Friday, November 11, 2005

Great Grand Father Daniel Edmund Foley as recalled by Don Foley

Three Generations of the Foley family tree pictured above.

Our Great-grand father, Daniel Edmund Foley, born in 1857 in Massachusetts, was a typical person of the 19th century. They had a quaint way of speaking. Dating was called "Courting" a bicycle was a "wheel."

He lost a daughter, Cecilia, at age 18 died. Joan Cecilia Foley, was named after her. He had lost his wife, Margaret Ann Purtill by the time I knew him. They were active in St,Francis Xavier Catholic Church in Carbondale after they moved there from DuQuoin. His name is listed among the parishioners who contributed a good amount of money to that Parish.

He referred to his grandfather as his Father's Father. That man we know to be William Foley. Daniel was first generation American. They were called "narrow backs" by the Irish Born, or Yanks. He was a hard worker and loved the Illinois Central rail Road. He supervised a road crew and had to be able to handle the toughest rowdies.

He had a good sense of humor. He told us that all the Foleys came from County Cork. What he obviously meant was that the Foley name first appeared in County Cork. His Family history lists Waterford as the ancestral home. His verbal history typed by our Aunt Margaret (his daughter) states that two boys returned to Ireland about 1800, one to Cork and one to Waterford. William settled in Waterord. Two of Then two of William's sons returned to the States. These would be Patrick Foley who is buried at Camp Butler and featured in earlier posts, and Michael, the namesake of this blog. He spoke pretty much the way Margaret typed it.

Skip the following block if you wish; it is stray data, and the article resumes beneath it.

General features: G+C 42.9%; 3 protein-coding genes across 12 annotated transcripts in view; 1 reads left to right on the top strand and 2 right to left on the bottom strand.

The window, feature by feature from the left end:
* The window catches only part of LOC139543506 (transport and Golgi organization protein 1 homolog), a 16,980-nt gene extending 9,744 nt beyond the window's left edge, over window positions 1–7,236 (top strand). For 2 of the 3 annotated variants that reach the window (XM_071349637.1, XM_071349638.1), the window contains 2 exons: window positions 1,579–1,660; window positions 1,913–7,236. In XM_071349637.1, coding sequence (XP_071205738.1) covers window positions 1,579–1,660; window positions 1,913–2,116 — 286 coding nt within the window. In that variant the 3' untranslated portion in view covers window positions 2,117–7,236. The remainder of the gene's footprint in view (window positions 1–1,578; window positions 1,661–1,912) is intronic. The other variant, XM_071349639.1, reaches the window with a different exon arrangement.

One of his daughters married a Doctor and lived in Texas. I think the name was Purdy. Gram used to take the train, of course, down there and visit. He didn't own a car when I knew him and lived alone in an apartment not too far from our grandad Louis Foley.

He told us that people in Ireland married young until the potato famine and then began marrying later in life. Frequently into their forties. People didn't live much longer than that.


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